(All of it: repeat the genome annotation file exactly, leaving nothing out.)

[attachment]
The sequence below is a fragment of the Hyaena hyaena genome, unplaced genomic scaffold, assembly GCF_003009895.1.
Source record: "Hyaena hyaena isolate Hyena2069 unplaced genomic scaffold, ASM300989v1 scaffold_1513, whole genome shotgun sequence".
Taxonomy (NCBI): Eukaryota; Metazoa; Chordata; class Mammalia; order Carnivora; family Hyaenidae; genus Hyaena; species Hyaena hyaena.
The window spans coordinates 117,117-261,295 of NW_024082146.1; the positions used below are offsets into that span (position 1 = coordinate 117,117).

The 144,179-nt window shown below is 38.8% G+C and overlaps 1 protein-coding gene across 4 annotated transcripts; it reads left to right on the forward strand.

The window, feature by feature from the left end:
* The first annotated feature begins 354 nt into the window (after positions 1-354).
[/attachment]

The sequence below is a fragment of the Hyaena hyaena genome, unplaced genomic scaffold, assembly GCF_003009895.1.
Source record: "Hyaena hyaena isolate Hyena2069 unplaced genomic scaffold, ASM300989v1 scaffold_1513, whole genome shotgun sequence".
Taxonomy (NCBI): Eukaryota; Metazoa; Chordata; class Mammalia; order Carnivora; family Hyaenidae; genus Hyaena; species Hyaena hyaena.
The window spans coordinates 117,117-261,295 of NW_024082146.1; the positions used below are offsets into that span (position 1 = coordinate 117,117).

The 144,179-nt window shown below is 38.8% G+C and overlaps 1 protein-coding gene across 4 annotated transcripts; it reads left to right on the forward strand.

The window, feature by feature from the left end:
* The first annotated feature begins 354 nt into the window (after positions 1-354).